1. A love for God expressed in obedience.

2. A love for one another manifested by active participation in one another's lives.

I came across the writings of a Presbyterian minister, written in 1899. This minister was about to retire and writes a book titled: "80 Years: Embracing the History of Presbyterianism in Baltimore." In the book, he writes a brief sketch about each of the Presbyterian churches in Baltimore. Churches like:

o Third Church
o Fourth Church
o Fifth Church
o Constitutional Church
o Broadway Church,
o Westminster Church
o Twelfth Church
o Tone Street Church
o Lafayette Square Church
o Boundary Avenue Church
o Fulton Avenue Church
o Church of the Covenant
o Bohemian Church
o Park Church
o Ridgely Street Church
o Crisp Memorial Church
o Reed Memorial Church

The person I was receiving this information from tells me that none of those church exist today. 107 years ago those churches were going shows. What happened? I don't really know. But, unless we follow Christ's prescription for a church's existence, we have no guarantee for continued existence from Him.

Christ tells the members of the church in Ephesus that if they disobey or ignore his commands and do not repent, their church's existence will be ignominiously terminated. "If you do not repent, I will come to you and remove your lampstand."

No church has a secure and permanent place in the world. The church - our church - is continuously on trial.

Some of you have asked me what happened to the church in Ephesus. Did they obey Christ when they received this letter from the hands of the apostle John? One of the early Christian leaders was a man named Ignatius. He was born in Syria in about AD 50. He was a martyr in Rome in the year AD 107. He gained a prominent position in the church at Antioch in Syria. This is the same Antioch where followers of Christ were first called "Christians." Of course, "Christian" is an English word, but the word in Greeks is very close to it - "Christianos" (Khris tee ahn OS). Antioch is also the place from where Paul begins his first three missionary journeys.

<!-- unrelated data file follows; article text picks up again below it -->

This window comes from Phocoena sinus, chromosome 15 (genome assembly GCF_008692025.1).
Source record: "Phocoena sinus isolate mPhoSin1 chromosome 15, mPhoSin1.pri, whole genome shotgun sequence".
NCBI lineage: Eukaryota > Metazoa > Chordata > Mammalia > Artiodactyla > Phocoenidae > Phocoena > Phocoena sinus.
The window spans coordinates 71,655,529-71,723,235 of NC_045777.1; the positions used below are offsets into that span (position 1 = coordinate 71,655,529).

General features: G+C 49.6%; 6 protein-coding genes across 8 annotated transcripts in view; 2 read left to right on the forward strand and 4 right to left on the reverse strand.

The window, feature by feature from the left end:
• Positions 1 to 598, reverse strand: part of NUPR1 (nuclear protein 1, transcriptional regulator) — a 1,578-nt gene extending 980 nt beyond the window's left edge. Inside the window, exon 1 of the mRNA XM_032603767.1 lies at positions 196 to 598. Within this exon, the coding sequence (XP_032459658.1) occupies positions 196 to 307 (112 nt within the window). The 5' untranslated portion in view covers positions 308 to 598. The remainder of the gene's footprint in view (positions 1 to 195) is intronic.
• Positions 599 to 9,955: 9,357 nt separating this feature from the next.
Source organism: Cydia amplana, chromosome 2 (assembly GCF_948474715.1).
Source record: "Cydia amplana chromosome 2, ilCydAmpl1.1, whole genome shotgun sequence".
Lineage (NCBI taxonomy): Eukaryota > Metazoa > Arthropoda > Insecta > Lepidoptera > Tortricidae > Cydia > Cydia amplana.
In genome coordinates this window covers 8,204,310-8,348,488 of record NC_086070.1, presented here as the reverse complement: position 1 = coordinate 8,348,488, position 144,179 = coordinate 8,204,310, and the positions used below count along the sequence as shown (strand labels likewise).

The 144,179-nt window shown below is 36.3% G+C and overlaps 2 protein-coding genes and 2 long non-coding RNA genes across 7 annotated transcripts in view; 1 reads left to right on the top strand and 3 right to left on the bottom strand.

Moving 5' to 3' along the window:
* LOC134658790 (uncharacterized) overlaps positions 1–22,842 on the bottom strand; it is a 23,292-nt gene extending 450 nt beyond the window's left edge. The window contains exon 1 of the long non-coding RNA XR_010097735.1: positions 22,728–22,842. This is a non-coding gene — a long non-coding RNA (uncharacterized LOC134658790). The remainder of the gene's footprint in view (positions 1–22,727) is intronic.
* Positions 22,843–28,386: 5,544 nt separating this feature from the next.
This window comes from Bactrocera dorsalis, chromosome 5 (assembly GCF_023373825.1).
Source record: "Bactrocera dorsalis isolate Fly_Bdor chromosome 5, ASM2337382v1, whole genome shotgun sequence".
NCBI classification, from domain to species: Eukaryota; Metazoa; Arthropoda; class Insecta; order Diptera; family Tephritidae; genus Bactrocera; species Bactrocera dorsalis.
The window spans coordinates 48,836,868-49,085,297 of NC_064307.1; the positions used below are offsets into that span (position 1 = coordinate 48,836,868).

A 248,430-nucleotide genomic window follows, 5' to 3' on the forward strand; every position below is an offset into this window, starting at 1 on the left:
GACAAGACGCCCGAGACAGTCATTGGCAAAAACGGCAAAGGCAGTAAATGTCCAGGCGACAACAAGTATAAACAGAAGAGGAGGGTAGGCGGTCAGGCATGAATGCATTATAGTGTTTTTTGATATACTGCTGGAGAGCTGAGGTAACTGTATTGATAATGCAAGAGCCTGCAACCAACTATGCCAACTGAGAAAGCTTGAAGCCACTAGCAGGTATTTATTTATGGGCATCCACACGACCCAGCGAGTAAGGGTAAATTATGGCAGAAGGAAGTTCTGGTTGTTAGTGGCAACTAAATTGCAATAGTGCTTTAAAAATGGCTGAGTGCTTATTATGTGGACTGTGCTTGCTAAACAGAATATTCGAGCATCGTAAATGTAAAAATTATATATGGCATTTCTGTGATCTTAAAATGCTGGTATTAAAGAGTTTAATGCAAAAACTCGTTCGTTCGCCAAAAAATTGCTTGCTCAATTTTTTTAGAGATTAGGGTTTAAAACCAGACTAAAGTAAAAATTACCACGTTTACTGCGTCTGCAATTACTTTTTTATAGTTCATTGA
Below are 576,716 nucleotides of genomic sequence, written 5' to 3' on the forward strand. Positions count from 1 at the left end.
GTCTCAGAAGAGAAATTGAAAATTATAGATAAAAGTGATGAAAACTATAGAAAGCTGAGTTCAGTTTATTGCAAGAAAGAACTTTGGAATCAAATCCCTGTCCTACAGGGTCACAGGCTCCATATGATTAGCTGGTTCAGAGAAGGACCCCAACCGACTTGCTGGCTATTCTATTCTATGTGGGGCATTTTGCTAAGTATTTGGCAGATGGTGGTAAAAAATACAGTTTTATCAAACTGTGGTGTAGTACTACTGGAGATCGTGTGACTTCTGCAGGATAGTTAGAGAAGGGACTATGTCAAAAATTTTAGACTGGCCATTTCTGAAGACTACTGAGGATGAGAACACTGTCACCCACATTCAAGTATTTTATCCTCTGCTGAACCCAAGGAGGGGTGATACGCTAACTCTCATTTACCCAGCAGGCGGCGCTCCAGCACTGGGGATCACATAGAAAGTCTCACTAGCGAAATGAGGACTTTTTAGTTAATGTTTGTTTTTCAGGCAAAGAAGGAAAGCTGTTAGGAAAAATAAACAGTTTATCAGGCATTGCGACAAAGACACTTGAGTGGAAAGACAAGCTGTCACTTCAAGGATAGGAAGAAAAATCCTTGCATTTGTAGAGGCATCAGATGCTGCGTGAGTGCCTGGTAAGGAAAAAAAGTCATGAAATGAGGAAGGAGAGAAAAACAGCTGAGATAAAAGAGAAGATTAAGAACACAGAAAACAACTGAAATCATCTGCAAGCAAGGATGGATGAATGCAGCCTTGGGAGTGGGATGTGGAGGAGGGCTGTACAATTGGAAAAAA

Near the end of his life, Ignatius wrote a number of letters to churches in Asia. One of those letters was written to the congregation at Ephesus. I went through that letter this past week. And if we can judge from the letter of Ignatius, it appears that the church returned to their first love. Ignatius describes the church in glowing terms, and that they rallied after Christ's appeal.

But the life of this church did come to an end during the middle ages. This church was still in existence in the fifth century. One of the major councils of the church was held in Ephesus in AD 431. This doesn't on its own say that the church was strong and faithful at that time. Here is the Ephesus City Hall - called the Prytaneion. It is believed by some to be the place of the church Council of 431.

That fact does say that the church here lasted far longer than the Temple of Artemis. Within 125 years of the apostle John, the temple was burned and greatly damaged. In AD 262, the Goths destroyed most of the temple. Finally, in AD 401, John Chrysostom, one of our early church leaders tore down anything else that was standing.

In the 19th century, archaeologist found the foundation where it is located in a very swampy area. An attempt was made to rebuild it, but only a column or two were restored. One source I have read stated that the church in Ephesus grew to over 50,000 people. Sometime during the middle ages, the Christian witness here diminished greatly. One historian said that it had been "obliterated." And any Christians still there during the 12th century were driven out by Saladin, the Moslem conqueror.

Christ's warning to Ephesus is just as appropriate to us today. Our own church's light will be extinguished if we stubbornly persevere in our refusal to love Christ. The church - even our church - has no light without love. Only when its love burns can its light shine. Many churches today have ceased really to exist, even though people still meet. Their buildings may be intact - their minister still minister - and congregations still congregate. But, because they do not love Christ as their first love, their lampstand has be removed. It has no light, because it has no love. We need to keep Christ's warning to the church in Ephesus ever before our eyes.